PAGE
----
Inari, spirit of abundance, fertility, growth, and rice, may be Japan’s most popular kami. Over one-third of all Shinto shrines are dedicated to Inari, and that’s not counting innumerable roadside and domestic shrines plus those set up in rice fields. One count suggests over forty thousand official shrines.

Inari is a mysterious, adaptable deity, venerated by Shintos, Buddhists, shamans, and independent practitioners. Inari manifests as female, male, neither, or both. Inari is extremely closely identified with foxes, although whether the fox is merely her messenger, mount, or a form of Inari is subject of bitter, passionate debate.

It is unclear which is the original form of Inari. It’s not clear that there is an original form: it’s possible that different spirits have been subsumed under that one name. The earliest documentation of Inari worship dates back to 711 CE, but scholars believe veneration began centuries before on Inari Mountain near Kyoto. The earliest form of Inari seems to have been a shamanic rice goddess. Under the influence of Buddhism, more sober male forms became prevalent; however, Inari, like her totem animal, is a shape-shifter: all forms may belong to Inari equally. Buddhists also associate Inari with the Bodhisattva Dakiniten.

Originally a rural spirit, Inari made an easy transition to urbanization. Geishas, samurai, prostitutes, and merchants were among those who promoted and spread her worship. Inari is petitioned for luck, wealth, abundance, good health, babies, and easy childbirth. There is little that Inari cannot provide or for which s/he is not petitioned. Inari is renowned for granting wishes of devotees and was once counted among the Shichi Fukujin, the Seven Spirits of Good Fortune. They will happily share altar space together.

• Merchants and shopkeepers maintain shrines in their place of business.

• Inari traditionally guards and blesses bordellos and pleasure houses.

• Inari may be petitioned to heal any illness, but her speciality is venereal disease.

• Inari provides fire safety and is invoked for protection especially during earthquakes.

Inari in her feminine aspect is intensely involved with sex, fertility, reproduction, and the magical arts, not just agricultural abundance. She is also identified with ironworking.

Inari has close associations with Japanese fox spirits (Kitsune). Some theorize that she was originally a fox goddess herself. Others are highly offended at the notion and insist that the fox whose image is ubiquitous at Inari shrines is merely her mount. Cases of Fox Spirit possession have traditionally been healed and exorcised at Inari shrines, as have cases of tanuki spirit possession. Inari protects people from foxes but is also the guardian of foxes. Devotees cannot wear fox fur without incurring her wrath.

Inari is incredibly benevolent and generous, but s/he does have a temper and expresses zero-tolerance for disrespect. Any being powerful enough to save lives, grant fertility, and fortune is also capable of causing harm if angered. It’s crucial to always be polite in her presence or at an Inari shrine and never cause harm to foxes. If harm is caused accidentally, apologize profusely and expiate immediately. Any fox may be Inari’s messenger.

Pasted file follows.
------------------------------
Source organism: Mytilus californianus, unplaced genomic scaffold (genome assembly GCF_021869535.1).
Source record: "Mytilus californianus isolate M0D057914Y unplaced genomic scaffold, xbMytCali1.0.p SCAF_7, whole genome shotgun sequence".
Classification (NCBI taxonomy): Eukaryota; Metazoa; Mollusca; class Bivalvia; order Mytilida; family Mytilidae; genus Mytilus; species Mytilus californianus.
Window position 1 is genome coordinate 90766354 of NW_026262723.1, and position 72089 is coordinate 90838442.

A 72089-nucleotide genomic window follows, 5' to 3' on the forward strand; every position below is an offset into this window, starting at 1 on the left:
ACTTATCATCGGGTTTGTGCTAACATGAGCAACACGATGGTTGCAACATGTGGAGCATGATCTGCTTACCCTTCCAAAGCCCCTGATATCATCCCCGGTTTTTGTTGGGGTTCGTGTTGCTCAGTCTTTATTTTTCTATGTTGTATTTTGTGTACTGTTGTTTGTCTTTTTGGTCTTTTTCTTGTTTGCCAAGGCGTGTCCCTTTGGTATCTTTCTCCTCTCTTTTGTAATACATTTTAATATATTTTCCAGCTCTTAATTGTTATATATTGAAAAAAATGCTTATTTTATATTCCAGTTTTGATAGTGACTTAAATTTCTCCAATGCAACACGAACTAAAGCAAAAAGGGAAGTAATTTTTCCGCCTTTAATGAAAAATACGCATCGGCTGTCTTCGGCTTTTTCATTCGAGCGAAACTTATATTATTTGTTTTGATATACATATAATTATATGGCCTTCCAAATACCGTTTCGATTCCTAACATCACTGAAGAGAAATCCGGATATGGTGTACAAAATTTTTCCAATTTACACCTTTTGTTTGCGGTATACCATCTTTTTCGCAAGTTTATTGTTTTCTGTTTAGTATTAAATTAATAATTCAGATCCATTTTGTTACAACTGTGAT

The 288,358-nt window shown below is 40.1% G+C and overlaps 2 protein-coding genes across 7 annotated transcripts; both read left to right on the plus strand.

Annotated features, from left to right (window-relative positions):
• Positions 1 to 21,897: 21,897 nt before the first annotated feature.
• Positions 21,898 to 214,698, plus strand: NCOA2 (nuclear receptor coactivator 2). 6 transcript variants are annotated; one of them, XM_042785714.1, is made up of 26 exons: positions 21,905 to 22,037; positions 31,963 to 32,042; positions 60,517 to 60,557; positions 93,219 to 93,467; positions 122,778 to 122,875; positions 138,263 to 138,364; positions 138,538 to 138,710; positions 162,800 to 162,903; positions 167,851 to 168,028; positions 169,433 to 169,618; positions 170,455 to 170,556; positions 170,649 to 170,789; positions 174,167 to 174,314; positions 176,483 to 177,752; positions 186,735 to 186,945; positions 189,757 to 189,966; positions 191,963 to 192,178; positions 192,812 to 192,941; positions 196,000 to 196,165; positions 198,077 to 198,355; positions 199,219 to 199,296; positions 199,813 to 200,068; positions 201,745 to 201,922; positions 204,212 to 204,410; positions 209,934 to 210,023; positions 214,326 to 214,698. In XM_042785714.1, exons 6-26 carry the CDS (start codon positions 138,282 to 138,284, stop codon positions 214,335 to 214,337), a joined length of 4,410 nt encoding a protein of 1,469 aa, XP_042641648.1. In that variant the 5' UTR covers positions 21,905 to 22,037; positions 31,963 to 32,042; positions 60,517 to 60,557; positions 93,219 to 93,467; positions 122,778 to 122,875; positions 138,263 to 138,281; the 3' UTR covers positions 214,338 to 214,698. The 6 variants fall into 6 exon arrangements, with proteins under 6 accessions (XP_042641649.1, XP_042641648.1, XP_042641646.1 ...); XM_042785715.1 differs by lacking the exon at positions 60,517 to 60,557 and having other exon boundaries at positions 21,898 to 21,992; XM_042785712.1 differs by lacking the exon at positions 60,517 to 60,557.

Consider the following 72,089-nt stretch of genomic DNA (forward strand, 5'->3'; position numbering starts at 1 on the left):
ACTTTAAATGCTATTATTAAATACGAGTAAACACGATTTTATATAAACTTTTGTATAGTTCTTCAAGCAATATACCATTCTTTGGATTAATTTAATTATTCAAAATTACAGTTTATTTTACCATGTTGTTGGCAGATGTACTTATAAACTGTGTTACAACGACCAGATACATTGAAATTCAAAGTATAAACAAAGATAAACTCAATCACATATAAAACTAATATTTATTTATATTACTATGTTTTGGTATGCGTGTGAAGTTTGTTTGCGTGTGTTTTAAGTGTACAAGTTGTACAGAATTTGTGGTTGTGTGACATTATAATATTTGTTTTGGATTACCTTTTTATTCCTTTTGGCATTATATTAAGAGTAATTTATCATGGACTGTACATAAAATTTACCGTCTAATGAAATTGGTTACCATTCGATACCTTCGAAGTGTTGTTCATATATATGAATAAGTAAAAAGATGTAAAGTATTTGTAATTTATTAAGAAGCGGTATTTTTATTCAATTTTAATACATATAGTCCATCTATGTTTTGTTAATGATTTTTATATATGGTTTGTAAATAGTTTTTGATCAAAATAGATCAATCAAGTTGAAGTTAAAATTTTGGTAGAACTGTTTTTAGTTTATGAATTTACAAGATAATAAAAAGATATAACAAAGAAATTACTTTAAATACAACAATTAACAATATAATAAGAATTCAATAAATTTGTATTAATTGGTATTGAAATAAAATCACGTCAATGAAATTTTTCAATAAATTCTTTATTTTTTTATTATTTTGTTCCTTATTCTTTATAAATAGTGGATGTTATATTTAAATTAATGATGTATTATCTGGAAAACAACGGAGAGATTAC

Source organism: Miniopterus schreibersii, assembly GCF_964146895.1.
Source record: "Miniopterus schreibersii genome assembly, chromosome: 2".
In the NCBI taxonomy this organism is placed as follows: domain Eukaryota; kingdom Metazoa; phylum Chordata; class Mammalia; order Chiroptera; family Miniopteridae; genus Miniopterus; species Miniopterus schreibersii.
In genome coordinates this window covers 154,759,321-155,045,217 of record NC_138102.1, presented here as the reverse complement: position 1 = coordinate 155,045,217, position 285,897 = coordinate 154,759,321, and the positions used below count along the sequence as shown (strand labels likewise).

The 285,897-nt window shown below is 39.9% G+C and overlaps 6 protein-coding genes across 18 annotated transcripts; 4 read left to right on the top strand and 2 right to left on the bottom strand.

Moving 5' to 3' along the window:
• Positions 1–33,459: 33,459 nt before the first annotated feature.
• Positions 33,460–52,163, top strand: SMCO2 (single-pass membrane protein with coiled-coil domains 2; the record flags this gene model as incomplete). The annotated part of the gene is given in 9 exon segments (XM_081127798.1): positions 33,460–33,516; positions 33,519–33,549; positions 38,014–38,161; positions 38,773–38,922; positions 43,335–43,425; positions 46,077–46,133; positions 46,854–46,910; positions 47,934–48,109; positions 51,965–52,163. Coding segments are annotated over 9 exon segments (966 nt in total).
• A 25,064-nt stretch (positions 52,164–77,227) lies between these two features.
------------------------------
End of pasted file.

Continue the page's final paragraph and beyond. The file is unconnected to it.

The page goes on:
Author Karen Smyers analyzes the different facets of Inari worship in her book, The Fox and the Jewel (University of Hawaii Press, 1999).

Inari may or may not be the same spirit as Dakiniten. Dakiniten is the Japanese path of a fox-riding Dakini, worshipped in Buddhist Inari shrines. Dakiniten is envisioned as a beautiful Bodhisattva carrying rice and riding on a flying white fox. Her icons are believed to stimulate personal fertility and provide protection and wealth.






Farmers, merchants, retailers, shopkeepers, courtesans, sex workers, warriors, samurai; artisans, those who treat foxes kindly or work on their behalf; because of the traditional enmity between foxes and dogs, some suggest that those born in the Year of the Dog are not favoured, but this is a controversial point and others disagree.


Inari is depicted in many forms:

• A sexy woman holding sheaves of rice

• An old man carrying bales of rice

• A white fox

• A fox in the garb of a Shinto or Buddhist priest

• A beautiful woman riding a white fox


Key, wish-granting jewel, rice


Red; white


Fox, and to a lesser degree snakes and dragons


Cryptomeria (Japanese cedar), pine


Offerings to Inari traditionally coincide with the new and full moons; she is celebrated at the Autumnal Equinox in conjunction with the harvest.


A favourite is Inarizushi, fried aburaage (tofu) stuffed with rice, described as “sushi pockets”; lots of sake; rice; rice with red beans; rice cakes stuffed with red bean paste; incense; traditional Inari fox statuettes (always given in pairs: male and female); acts on behalf of foxes; pilgrimage; donation of red Torii gate for an Inari shrine


  • Bodhisattva
  • Dakini
  • Fox Spirits
  • Kajishin
  • Shichi Fukujin
  • Tanuki

Encyclopedia of Spirits: The Ultimate Guide to the Magic of Fairies, Genies, Demons, Ghosts, Gods & Goddesses – Written by: Judika Illes Copyright © 2009 by Judika Illes.